Neutrophil 'traps' help tumor cells metastasize
By Anette Breindl
Senior Science Editor
Researchers have identified "a new way that cancer cells are hijacking innate immune cells to promote metastasis," Mikala Egeblad told BioWorld Today.
Egeblad is an associate professor at Cold Spring Harbor Laboratory and the senior author of the paper describing the findings, which appeared in the Oct. 19, 2016, issue of Science Translational Medicine.
It's another battlefield in the multifront war between cancer and the immune system, where immune cells try to kill tumor cells, and tumor cells try to escape, inhibit or co-opt immune cells.
Neutrophils are the most common type of white blood cells and, as such, act as the infantrymen of the innate immune system. One of their weapons is the formation of neutrophil extracellular traps (NETs) sticky packages of DNA, histones and proteases that are meant to catch and digest bacterial invaders.
Egeblad and her colleagues identified the role of NETs in metastasis because in previous work on metastatic breast cancer, they had "noticed that these metastatic breast cancer cells were attracting a lot of neutrophils," she said.
Other researchers had reported that, in contrast, neutrophils, under certain circumstances, appeared to promote tumor metastasis, so Egeblad was curious about exactly how neutrophils and metastases interacted. "I thought that was an interesting question, given that this is our most prevalent white blood cell," she said.
In their experiments, the authors showed that in mouse models, xenografted breast cancer cells that reached the lung tended to have NETs around them. The team also analyzed tissues from human cancer patients, and they showed that metastases of triple-negative breast tumors contained NETs.
In cell culture, NETs stimulated tumor cells to move, and inhibiting NET formation, or digesting the NETs with a nanoparticle, could inhibit that migration.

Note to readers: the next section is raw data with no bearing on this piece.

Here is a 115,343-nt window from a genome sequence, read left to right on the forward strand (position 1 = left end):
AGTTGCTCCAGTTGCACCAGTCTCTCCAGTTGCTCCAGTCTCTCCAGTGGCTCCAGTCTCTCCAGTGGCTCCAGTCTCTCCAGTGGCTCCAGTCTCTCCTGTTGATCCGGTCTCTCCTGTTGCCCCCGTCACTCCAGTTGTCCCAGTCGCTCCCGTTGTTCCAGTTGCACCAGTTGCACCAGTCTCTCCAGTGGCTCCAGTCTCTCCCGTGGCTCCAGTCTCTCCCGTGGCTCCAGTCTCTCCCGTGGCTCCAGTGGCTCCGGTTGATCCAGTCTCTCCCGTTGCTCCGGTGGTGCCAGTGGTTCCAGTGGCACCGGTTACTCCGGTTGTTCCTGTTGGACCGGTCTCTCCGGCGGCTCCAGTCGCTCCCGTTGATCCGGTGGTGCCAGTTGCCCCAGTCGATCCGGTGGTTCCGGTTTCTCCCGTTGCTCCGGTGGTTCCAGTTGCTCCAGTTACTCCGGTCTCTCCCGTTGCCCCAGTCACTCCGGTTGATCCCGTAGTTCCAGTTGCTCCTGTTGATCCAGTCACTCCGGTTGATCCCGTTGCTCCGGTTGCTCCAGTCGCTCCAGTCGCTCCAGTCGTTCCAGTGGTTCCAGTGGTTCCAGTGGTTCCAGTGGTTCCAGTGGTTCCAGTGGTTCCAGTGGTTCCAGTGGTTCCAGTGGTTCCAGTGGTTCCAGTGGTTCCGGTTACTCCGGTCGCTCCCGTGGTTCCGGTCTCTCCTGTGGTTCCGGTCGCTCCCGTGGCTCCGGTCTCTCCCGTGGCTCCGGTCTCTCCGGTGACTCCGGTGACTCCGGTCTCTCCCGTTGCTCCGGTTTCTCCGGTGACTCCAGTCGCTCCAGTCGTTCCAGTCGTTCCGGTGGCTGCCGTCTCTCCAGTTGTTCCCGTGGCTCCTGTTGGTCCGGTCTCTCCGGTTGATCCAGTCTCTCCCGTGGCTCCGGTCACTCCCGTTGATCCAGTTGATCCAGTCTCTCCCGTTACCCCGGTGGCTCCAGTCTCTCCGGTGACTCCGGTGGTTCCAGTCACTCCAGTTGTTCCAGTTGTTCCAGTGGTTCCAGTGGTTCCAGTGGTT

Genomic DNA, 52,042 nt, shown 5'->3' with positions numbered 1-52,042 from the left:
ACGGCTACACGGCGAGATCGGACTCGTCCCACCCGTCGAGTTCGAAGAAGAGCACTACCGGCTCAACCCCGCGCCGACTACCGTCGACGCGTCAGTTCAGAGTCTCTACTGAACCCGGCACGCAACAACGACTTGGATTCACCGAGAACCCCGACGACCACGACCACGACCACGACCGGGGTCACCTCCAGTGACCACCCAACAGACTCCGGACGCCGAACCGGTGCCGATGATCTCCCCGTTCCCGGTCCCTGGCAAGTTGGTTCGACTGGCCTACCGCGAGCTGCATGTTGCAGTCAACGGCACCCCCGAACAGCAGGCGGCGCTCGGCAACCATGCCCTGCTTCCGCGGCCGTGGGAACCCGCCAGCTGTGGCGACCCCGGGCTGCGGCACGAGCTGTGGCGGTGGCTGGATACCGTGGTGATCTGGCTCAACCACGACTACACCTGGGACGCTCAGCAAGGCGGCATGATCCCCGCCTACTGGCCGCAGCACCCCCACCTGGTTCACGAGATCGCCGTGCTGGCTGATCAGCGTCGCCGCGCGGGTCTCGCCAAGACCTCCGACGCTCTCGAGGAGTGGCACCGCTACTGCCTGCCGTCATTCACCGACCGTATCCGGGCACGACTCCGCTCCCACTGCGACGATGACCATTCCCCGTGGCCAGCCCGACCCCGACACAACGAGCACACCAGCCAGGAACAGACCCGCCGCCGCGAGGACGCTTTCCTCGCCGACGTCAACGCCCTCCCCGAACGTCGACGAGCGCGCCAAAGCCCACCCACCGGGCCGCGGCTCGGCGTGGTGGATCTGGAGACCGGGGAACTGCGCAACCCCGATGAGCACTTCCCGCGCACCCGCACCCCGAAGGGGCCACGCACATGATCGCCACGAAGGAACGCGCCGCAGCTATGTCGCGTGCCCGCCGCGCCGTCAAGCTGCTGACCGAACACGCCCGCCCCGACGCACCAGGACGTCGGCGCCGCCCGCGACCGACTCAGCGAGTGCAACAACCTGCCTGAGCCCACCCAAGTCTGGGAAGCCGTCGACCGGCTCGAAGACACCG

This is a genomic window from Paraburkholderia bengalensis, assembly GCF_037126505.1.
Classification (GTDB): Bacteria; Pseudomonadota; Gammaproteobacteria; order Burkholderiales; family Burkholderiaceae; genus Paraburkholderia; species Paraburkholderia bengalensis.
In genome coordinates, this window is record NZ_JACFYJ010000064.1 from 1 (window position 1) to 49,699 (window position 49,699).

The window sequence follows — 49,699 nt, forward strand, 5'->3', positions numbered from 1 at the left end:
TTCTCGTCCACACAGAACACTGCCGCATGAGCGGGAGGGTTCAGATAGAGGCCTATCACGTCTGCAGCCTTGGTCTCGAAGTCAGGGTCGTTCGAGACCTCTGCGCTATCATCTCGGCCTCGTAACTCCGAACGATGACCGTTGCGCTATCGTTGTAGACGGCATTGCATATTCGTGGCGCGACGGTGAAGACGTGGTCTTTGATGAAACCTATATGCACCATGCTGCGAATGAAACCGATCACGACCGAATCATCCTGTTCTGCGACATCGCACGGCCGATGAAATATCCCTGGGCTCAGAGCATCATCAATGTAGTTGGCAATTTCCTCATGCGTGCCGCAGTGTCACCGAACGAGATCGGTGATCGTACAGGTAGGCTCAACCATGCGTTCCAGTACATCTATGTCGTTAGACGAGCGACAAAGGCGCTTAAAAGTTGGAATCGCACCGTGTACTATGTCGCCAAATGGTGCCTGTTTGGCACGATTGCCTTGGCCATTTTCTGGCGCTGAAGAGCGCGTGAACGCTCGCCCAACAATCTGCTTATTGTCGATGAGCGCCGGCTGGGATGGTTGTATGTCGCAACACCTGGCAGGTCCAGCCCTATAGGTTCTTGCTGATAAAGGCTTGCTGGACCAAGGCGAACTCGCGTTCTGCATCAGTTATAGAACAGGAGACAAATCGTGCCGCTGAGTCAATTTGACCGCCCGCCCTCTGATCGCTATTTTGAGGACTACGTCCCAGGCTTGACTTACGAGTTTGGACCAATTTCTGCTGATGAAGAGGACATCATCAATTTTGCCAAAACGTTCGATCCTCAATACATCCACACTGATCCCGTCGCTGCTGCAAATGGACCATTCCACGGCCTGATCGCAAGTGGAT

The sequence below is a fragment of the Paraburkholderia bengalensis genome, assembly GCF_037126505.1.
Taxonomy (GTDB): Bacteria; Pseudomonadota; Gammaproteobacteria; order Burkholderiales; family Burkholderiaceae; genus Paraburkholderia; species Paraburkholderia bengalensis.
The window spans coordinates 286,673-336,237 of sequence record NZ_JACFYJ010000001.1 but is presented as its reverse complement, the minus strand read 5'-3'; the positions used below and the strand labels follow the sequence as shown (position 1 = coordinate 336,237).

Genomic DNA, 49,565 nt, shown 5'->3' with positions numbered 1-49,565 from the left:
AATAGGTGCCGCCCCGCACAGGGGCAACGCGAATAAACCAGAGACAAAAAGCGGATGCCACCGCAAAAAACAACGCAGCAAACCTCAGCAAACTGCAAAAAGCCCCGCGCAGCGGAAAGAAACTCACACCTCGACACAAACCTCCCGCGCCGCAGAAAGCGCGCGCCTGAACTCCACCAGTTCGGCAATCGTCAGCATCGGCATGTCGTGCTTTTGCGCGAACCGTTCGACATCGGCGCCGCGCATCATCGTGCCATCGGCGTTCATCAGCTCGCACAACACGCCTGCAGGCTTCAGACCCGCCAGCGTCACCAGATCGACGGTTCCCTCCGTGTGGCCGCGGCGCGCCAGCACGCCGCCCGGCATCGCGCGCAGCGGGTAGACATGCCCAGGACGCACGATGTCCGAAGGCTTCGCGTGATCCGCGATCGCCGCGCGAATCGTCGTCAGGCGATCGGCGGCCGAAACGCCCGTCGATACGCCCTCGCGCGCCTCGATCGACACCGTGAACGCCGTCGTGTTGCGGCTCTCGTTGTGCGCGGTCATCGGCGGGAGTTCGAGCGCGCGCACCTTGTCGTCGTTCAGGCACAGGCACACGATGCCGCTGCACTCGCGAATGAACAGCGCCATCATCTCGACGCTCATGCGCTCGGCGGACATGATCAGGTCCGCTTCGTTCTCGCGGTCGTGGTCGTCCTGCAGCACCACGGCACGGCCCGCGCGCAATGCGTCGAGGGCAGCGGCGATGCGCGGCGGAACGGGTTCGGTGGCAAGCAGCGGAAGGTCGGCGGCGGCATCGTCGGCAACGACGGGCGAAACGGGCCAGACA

Exactly how the NETs help the tumor cells is "one of the things we weren't able to address in this first story we are working hard on that," Egeblad said.
"Our data suggest that it's not really helping them get into the tissue, but it's helping them take off" and grow into larger metastases once they have managed to set up shop in the lungs.
Her theory is that the NETs are acting as a scaffold that is leading to high concentrations of proteases that act on the extracellular matrix, preparing a microenvironment that enables metastatic seeds to grow.
In the work now published in Science Translational Medicine, Egeblad and her team focused on breast cancer metastases to the lung. But Egeblad's hunch is that the relationship between NETs and mets is more general.
Other groups have shown that neutrophils may be helpmates in the metastasis of pancreatic cancer and sarcoma in experiments with human tissues, and neutrophils have been implicated in metastasis in yet other mouse models of different tumor types.
Different kinds of cancer may use NETs to varying degrees. Breast cancer cells were able to induce neutrophils, which may not be the case for other cancer types. "Some of the cancer cells may piggyback onto NETs formed physiologically by infection," Egeblad said.
Likewise, metastases in other sites than the lung may be aided by NETs. In mouse models of breast cancer, the lung is the biggest site of metastasis. In humans, breast cancer also often metastasizes to the bones and to the brain, and Egeblad and her colleagues are working to develop models of those sites.
They are also testing different ways to prevent neutrophils from making NETs, to ultimately test whether preventing NET formation could prevent breast cancer recurrence. Whether the nanoparticles they have described in their current paper "are ultimately going to be the best way, we don't know yet. . . . We are trying out different ways," Egeblad said. "The nanoparticle would be an intravenous treatment, and the patients are really not happy with that, for obvious reasons."
The findings also provide a more immediate warning with respect to current treatment strategies.
Chemotherapy can be "very toxic to neutrophils," she said, and neutropenia, the large-scale death of neutrophils, can itself be life-threatening as patients become unable to fight infections. Recombinant granulocyte colony-stimulating factor (G-CSF) is used to limit neutropenia but in their paper, Egeblad and her colleagues identified G-CSF as a factor that helped tumor cells promote NET formation.
Those findings, Egeblad said, "point to whether one should think about that practice, and whether there is a way to get a balance" between preventing neutropenia and promoting metastasis.
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